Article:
Pretend that the present moment is like a wheel, with our concentration at the hub. To maintain what we think of as time momentum, the hub is connected by spokes to the exterior circular framework. Otherwise the hub alone would get us nowhere, and our “moment” would not even give us a bumpy ride.
Our journey through time, however, seems to go smoothly: The wheel rolls ever forward. It can roll backward as well, but in our intentness we have a forward direction in mind, and to go backward would seem to divert us from our purpose.
The forward motion brings us into the future, out of the past from which it seems we are emerging. So we plot a straight course, it seems, through time, never realizing in our analogy that the wheel’s circular motion allows us to transverse this ongoing road. The hub of the present, therefore, is held together by “spokes.” These have nothing to do with our ideas of cause and effect at all. Instead they refer to the circular motion of our own psyche as it seems to progress in time. Each present moment of our experience is dependent upon the future as well as the past, our death as well as our birth. Our birth and our death are built in, so to speak, together, one implied in the other.
We could not die unless we were the kind of creature who was born, nor could we have a present moment as we consider it. Our body is aware of the fact of its death at birth, and of its birth at its death, for all of its possibilities for action take place in the area between, Death is therefore as creative as birth, and as necessary for action and consciousness, in our terms.
It is not quite the simple, however, for we live in the midst of multitudinous small deaths and births all of the time, that are registered by the body and the psyche. Consciously we are usually unaware of them. Logical thought, using usual definitions, deals with cause and effect, and depends upon a straight sequence of time for its framework. It builds step upon step. It is woven into our language. According to logical thought and language we may say: “I am going to a party today because I was invited last week, and said I would attend.” That makes sense. We cannot say: “I am going to a party today because I am going to meet an individual there who will be very important to my life five years from now.” That does not make sense in terms of logical thought or language, for in the last example cause and effect would exist simultaneously– or worse, the effect would exist before the cause.
On all other-than-normally conscious levels, however, we deal very effectively with probabilities. The cells maintain their integrity by choosing one probability above the others. The present hub of the wheel, therefore, is but one prominent present, operationally valid. Cause and effect as we think of them appear only because of the motion, the relative motion, of the wheel in our analogy.
When our eyes are on the road of time, therefore, we forget the circular motion of our being. When we dream or sleep, however, the world of cause and effect either vanishes or appears confused and chaotic. Normal daytime images are mixed and matched, so that combinations are formed quite different from those seen in the daylight. The known rules that govern the behavior of creatures and objects in dreams seem no longer to apply. Past, present, and future merge in a seemingly bizarre alliance in which, were we waking, we would lose all mental footing. The circular nature of the psyche to some extent makes its known. when we think of dreams we usually consider those aspects of it only, commenting on perhaps upon the strange activities, the odd juxtapositions and the strange character of dream life itself. Few are struck by the fact of their dream’ own order, or impressed by the ultimate restrain that allows such sometimes-spectacular events to occur in such a relatively restricted physical framework.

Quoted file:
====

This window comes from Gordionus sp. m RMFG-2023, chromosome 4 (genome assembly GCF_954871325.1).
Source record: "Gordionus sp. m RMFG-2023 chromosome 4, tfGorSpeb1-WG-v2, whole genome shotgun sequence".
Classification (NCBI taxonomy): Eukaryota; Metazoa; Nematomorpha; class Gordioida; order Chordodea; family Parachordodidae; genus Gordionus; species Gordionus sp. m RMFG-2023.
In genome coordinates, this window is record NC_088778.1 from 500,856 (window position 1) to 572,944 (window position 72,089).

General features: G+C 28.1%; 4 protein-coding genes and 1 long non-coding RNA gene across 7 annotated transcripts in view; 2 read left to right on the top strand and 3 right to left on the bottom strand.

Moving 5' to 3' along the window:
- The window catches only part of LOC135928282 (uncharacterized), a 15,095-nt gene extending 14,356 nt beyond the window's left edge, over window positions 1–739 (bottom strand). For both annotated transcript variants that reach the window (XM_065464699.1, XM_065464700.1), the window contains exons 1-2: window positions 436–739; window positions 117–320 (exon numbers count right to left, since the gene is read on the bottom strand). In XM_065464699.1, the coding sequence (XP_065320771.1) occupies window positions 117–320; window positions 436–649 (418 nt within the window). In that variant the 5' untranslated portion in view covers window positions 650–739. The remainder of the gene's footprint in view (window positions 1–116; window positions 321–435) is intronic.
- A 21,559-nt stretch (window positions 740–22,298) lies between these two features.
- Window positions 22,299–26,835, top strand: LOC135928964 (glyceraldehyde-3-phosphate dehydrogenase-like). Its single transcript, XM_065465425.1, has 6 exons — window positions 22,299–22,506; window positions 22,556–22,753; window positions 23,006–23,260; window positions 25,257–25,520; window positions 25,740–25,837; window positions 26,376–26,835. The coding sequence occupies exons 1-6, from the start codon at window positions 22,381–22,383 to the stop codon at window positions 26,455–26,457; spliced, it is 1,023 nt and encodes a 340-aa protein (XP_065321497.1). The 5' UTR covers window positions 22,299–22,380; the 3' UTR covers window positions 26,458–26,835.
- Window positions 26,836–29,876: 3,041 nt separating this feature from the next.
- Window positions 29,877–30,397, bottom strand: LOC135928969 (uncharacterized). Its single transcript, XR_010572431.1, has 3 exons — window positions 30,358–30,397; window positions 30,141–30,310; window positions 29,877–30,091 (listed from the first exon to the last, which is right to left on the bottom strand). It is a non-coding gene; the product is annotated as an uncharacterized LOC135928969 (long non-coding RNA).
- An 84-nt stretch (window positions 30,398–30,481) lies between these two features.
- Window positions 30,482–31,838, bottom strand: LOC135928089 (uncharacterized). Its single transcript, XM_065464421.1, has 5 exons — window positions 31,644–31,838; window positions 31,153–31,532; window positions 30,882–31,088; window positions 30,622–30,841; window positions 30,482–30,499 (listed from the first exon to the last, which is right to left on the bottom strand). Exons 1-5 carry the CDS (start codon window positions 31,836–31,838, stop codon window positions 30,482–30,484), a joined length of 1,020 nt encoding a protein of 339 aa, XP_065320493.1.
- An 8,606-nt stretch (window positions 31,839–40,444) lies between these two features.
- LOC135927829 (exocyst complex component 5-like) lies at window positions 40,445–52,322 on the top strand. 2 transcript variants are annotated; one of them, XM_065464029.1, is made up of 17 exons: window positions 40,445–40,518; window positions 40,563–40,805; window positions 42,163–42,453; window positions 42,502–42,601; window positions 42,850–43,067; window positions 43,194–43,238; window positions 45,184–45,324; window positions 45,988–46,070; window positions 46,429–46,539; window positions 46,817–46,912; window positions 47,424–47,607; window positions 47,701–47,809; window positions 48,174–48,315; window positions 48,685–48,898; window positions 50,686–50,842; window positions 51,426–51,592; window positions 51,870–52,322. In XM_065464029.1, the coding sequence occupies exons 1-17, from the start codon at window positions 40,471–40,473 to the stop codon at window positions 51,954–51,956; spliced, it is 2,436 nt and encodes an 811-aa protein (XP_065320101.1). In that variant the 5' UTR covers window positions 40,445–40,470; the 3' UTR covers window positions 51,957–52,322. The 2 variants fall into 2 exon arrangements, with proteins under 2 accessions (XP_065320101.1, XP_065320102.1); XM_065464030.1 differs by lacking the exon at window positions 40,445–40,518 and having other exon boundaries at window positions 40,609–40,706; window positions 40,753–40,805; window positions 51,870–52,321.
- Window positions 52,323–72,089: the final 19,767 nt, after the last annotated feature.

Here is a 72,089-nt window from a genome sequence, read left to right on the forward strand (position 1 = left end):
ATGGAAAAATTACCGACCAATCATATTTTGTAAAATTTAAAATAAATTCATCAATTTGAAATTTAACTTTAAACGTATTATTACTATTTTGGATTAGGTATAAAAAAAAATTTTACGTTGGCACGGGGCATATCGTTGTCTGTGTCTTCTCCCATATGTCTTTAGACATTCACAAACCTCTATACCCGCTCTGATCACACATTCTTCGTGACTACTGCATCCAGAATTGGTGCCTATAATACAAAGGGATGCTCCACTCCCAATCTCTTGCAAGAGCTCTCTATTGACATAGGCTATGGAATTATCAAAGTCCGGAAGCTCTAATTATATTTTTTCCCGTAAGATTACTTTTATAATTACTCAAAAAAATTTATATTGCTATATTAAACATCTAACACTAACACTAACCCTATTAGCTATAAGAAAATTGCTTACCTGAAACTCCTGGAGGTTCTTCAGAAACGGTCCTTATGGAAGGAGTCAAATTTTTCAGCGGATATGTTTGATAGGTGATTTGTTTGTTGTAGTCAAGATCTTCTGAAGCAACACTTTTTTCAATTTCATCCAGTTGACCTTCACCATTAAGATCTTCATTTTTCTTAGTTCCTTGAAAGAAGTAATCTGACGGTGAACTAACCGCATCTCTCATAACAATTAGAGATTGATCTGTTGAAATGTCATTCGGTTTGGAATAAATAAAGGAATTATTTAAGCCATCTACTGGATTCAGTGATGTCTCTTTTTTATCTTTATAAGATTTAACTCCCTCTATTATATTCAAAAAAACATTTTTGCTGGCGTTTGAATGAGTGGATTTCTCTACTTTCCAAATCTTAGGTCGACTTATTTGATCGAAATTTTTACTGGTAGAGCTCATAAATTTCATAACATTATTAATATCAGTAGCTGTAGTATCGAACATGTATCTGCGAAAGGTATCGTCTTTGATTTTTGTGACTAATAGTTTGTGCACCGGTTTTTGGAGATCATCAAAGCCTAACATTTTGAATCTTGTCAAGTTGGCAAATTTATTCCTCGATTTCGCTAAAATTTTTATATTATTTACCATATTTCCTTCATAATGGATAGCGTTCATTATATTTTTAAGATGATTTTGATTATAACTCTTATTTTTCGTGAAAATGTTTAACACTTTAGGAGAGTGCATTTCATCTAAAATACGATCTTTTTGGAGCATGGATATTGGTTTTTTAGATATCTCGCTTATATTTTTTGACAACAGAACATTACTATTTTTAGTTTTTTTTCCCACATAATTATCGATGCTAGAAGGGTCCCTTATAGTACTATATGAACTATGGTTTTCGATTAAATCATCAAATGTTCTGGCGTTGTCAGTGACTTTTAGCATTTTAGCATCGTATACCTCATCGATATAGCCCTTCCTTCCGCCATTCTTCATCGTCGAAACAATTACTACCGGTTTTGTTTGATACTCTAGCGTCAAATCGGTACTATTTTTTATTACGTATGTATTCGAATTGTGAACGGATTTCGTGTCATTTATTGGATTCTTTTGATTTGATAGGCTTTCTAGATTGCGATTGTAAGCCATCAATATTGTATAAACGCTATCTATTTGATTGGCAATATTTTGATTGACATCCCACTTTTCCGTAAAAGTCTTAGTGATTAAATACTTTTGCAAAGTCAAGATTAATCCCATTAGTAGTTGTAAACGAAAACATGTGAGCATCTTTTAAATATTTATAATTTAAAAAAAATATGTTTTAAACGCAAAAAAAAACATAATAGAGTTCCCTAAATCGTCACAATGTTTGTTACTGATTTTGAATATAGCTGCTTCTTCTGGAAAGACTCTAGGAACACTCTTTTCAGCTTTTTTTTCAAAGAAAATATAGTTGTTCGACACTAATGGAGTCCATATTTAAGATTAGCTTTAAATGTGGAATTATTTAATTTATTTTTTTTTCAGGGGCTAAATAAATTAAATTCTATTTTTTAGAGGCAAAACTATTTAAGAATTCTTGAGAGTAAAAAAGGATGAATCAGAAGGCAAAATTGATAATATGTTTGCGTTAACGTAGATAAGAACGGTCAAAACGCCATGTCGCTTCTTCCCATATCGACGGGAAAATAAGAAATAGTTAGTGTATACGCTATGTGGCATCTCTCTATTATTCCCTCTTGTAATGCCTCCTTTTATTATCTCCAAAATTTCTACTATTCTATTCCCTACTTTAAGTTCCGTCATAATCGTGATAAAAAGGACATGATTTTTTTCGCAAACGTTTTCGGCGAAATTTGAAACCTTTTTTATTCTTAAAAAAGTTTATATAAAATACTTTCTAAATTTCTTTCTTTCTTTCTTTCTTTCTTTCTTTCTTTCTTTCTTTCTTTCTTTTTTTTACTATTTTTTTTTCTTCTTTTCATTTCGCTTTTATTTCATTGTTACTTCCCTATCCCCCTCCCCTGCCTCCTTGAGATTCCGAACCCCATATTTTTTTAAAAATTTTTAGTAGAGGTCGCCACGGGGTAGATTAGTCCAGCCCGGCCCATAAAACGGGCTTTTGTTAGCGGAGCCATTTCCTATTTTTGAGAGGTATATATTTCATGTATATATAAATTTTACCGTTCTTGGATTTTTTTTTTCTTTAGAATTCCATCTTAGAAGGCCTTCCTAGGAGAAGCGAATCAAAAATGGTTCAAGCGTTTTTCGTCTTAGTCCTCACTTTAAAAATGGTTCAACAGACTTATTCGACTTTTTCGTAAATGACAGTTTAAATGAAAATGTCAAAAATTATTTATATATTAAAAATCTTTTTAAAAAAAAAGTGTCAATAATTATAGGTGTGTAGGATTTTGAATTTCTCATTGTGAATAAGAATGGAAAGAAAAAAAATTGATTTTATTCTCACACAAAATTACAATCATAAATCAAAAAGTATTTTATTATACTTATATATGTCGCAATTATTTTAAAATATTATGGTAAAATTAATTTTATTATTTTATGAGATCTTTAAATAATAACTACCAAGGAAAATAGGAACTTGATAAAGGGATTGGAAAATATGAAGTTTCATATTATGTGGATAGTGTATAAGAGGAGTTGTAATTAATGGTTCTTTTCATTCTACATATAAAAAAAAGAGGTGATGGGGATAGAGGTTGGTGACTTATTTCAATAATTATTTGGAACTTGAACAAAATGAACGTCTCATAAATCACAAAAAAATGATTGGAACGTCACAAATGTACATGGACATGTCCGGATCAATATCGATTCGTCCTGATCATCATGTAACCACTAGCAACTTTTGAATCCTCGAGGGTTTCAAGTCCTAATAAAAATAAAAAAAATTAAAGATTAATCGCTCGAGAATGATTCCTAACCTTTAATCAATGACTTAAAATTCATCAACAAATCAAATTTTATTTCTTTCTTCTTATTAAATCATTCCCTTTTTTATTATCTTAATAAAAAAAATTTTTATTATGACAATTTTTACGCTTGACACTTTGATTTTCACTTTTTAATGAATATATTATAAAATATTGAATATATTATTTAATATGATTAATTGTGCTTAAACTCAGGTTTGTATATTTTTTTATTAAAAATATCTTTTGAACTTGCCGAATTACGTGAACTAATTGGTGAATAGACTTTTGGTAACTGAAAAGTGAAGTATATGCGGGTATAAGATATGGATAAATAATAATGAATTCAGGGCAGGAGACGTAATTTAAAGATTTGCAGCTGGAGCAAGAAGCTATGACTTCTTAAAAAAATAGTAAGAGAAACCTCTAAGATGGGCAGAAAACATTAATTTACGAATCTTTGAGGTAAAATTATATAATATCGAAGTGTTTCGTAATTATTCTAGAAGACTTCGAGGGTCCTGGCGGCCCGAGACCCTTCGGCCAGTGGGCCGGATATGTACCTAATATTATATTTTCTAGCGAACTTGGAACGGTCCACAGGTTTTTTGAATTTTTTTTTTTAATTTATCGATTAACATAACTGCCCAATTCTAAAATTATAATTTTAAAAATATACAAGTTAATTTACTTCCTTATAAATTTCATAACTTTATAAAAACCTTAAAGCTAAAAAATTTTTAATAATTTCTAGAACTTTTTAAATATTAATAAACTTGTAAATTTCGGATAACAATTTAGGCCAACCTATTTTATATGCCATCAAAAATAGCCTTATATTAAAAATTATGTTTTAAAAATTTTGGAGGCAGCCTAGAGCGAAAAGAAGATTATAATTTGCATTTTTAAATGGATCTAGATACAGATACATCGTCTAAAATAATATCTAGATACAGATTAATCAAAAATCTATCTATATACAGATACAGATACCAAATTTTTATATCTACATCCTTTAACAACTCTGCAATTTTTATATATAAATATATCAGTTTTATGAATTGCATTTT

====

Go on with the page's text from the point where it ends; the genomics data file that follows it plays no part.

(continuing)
For example, in a dream of 20 minutes, events that would ordinarily take years can be experienced. The body ages its 20 minutes of time, and that is all. In dreams, experience is peripheral, in that it dips into our time and touches it, leaving ripples; but the dream events themselves exist largely out of time. Dream experience is ordered in a circular fashion. Sometimes it never touches the hub of our present moment at all, as we think of it, as far as our memory is concerned; yet the dream is, and it it registered at all other levels of our existence, including the cellular.
We always translate experience into terms we can understand. Of course the translation is real. The dream as we recall it is already a translation, then, but an experienced one. As a language that we know is, dependent upon other languages, and implied pauses and silences, so the dream that we experience and recall is also one statement of the psyche, coming into prominence; but it is also dependent upon other events that we do not recall, and that our consciousness, as it now operates, must automatically translate into its own terms.